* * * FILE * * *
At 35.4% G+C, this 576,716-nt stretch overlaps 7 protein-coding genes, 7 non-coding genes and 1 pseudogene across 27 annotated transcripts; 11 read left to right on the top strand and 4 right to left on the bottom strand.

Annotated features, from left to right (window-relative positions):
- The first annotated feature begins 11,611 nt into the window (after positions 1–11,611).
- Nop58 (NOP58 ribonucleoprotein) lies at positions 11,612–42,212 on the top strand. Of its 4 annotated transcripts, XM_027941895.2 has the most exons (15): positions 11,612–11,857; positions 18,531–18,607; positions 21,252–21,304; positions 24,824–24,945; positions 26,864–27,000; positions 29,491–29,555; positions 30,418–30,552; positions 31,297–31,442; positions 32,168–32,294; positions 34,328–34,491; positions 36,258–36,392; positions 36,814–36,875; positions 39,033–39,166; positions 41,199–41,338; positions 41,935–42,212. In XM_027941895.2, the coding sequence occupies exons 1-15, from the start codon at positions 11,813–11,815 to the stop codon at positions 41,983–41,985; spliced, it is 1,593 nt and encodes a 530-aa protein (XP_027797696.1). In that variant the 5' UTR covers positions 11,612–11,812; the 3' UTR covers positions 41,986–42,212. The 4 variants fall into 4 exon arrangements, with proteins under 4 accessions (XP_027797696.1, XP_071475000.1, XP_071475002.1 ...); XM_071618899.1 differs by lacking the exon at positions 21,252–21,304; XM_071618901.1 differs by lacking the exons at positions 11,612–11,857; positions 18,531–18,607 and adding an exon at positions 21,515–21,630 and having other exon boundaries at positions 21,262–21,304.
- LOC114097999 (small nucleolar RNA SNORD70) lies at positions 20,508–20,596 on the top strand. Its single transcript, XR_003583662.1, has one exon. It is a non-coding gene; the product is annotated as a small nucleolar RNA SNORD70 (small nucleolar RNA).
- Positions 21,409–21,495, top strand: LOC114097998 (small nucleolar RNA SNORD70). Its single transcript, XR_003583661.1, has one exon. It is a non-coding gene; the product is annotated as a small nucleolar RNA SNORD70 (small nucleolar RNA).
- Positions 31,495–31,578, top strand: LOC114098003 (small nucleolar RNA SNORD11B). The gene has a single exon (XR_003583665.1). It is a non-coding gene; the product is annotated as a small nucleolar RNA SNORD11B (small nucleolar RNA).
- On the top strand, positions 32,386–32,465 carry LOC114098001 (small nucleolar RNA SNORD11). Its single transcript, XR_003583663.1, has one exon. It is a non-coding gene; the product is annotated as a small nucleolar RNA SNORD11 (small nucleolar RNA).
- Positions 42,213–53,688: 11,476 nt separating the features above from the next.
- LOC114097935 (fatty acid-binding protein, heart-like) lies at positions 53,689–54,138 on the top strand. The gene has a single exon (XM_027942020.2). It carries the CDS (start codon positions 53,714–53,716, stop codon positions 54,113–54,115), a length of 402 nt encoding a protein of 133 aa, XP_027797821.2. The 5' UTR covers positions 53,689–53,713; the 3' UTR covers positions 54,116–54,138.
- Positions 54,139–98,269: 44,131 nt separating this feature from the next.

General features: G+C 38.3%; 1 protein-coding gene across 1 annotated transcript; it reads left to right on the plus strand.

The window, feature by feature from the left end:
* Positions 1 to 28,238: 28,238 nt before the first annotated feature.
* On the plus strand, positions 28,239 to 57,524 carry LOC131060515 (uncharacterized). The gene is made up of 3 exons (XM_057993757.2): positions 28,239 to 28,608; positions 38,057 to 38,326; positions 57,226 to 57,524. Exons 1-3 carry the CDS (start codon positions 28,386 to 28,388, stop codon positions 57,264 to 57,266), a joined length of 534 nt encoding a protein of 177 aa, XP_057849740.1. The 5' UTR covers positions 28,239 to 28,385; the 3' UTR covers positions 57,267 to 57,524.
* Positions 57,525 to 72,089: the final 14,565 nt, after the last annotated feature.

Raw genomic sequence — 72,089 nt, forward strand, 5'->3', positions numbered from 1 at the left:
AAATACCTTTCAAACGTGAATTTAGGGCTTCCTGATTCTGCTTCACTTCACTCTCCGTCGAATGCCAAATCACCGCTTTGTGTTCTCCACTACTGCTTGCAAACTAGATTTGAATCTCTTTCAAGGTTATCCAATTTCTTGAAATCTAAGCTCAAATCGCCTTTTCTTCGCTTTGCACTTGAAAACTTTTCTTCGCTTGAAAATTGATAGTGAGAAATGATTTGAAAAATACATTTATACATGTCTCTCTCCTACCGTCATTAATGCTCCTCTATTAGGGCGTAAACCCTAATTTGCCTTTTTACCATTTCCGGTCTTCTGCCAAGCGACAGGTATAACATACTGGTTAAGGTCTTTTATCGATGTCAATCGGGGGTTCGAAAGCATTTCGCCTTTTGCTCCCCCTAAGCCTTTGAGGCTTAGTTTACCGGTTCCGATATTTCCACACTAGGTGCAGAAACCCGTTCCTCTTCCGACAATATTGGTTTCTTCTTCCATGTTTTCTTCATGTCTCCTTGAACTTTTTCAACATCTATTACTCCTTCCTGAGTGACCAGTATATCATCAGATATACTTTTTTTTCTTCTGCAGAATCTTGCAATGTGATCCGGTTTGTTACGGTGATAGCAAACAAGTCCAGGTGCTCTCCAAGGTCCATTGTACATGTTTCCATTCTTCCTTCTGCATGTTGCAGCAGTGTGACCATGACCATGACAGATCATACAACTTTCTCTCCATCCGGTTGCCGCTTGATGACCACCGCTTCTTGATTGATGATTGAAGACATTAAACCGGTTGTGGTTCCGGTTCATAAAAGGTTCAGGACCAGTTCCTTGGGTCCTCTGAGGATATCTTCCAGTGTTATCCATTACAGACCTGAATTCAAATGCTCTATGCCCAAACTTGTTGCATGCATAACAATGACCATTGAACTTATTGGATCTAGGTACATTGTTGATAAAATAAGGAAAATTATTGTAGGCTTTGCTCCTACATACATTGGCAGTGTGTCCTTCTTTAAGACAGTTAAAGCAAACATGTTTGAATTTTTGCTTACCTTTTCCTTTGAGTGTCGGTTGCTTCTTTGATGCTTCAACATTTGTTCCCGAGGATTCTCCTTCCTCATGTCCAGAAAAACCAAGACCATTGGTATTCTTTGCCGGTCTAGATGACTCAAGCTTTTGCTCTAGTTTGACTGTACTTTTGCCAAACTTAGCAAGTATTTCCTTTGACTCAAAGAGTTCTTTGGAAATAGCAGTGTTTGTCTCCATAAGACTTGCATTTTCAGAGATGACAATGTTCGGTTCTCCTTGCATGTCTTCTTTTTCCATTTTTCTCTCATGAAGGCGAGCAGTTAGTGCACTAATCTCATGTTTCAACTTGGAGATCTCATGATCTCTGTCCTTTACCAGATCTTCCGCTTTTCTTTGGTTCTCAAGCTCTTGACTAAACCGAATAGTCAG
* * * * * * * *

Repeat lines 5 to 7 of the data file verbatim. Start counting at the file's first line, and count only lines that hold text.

- LOC114097999 (small nucleolar RNA SNORD70) lies at positions 20,508–20,596 on the top strand. Its single transcript, XR_003583662.1, has one exon. It is a non-coding gene; the product is annotated as a small nucleolar RNA SNORD70 (small nucleolar RNA).
- Positions 21,409–21,495, top strand: LOC114097998 (small nucleolar RNA SNORD70). Its single transcript, XR_003583661.1, has one exon. It is a non-coding gene; the product is annotated as a small nucleolar RNA SNORD70 (small nucleolar RNA).
- Positions 31,495–31,578, top strand: LOC114098003 (small nucleolar RNA SNORD11B). The gene has a single exon (XR_003583665.1). It is a non-coding gene; the product is annotated as a small nucleolar RNA SNORD11B (small nucleolar RNA).